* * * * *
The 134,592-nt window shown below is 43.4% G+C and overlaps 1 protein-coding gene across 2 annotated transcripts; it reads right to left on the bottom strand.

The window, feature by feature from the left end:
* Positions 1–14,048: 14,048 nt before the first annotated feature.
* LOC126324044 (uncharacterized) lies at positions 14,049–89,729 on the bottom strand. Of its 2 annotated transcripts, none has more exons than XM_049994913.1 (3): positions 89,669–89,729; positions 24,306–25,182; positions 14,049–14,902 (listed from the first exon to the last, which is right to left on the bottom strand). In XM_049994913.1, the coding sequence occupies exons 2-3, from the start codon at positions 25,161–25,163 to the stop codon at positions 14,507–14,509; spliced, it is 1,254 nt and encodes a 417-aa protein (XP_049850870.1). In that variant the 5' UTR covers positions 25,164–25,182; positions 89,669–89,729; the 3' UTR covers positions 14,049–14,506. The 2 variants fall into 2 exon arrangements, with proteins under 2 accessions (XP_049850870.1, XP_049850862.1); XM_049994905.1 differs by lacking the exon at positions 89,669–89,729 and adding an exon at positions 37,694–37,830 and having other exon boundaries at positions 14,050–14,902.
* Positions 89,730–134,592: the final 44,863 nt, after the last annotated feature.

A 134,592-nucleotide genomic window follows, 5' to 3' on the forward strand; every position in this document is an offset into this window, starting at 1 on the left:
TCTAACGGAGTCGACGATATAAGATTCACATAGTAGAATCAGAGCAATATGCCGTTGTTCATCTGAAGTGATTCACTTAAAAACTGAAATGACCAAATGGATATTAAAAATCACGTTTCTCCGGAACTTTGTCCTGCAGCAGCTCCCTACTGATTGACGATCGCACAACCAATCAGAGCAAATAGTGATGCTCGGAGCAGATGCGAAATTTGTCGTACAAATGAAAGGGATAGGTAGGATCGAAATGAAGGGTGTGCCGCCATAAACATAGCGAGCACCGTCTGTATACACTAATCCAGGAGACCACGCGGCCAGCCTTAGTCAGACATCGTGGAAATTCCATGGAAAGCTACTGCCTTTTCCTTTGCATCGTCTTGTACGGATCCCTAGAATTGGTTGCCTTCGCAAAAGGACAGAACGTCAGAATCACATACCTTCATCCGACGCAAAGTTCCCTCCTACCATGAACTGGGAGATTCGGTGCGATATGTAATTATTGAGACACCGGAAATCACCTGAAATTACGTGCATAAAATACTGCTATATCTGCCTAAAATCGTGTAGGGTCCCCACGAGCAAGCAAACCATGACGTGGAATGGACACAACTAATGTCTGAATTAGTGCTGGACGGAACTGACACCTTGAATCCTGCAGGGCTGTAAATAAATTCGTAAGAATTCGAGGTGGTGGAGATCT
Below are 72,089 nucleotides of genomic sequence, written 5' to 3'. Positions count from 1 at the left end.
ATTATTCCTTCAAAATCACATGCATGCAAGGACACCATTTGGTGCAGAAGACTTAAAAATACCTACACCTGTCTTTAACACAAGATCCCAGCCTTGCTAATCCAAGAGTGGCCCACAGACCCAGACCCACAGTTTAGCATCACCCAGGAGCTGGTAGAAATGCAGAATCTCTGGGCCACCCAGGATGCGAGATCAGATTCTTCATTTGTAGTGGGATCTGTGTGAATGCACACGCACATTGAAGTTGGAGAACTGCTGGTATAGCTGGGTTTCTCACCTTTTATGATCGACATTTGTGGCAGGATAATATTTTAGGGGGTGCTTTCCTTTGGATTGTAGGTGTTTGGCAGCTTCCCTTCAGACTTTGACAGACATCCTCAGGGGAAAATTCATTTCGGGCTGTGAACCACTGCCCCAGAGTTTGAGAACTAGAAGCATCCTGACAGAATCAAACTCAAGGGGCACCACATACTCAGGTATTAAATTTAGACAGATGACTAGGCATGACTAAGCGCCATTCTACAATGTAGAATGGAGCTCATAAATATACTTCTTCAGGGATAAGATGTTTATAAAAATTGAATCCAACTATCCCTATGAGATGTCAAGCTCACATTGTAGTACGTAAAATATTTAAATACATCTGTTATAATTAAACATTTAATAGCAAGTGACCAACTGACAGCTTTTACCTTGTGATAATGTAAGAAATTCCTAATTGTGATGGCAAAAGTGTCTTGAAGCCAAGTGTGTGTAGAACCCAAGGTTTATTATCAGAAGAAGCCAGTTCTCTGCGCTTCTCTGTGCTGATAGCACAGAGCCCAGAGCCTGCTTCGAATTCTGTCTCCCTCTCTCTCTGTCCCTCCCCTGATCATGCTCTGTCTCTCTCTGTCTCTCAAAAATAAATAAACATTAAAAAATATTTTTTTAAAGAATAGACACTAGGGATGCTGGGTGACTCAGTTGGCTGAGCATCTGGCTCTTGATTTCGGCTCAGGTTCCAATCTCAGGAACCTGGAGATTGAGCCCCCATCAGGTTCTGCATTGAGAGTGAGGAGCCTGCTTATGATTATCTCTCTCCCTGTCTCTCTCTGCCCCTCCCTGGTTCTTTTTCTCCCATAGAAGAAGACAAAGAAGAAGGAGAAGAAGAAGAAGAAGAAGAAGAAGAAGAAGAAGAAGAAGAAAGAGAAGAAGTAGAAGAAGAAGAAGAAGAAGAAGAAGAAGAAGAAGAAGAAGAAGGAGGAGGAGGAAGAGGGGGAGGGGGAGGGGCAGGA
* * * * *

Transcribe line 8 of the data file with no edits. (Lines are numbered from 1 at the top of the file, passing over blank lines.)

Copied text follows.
Below are 72,089 nucleotides of genomic sequence, written 5' to 3'. Positions count from 1 at the left end.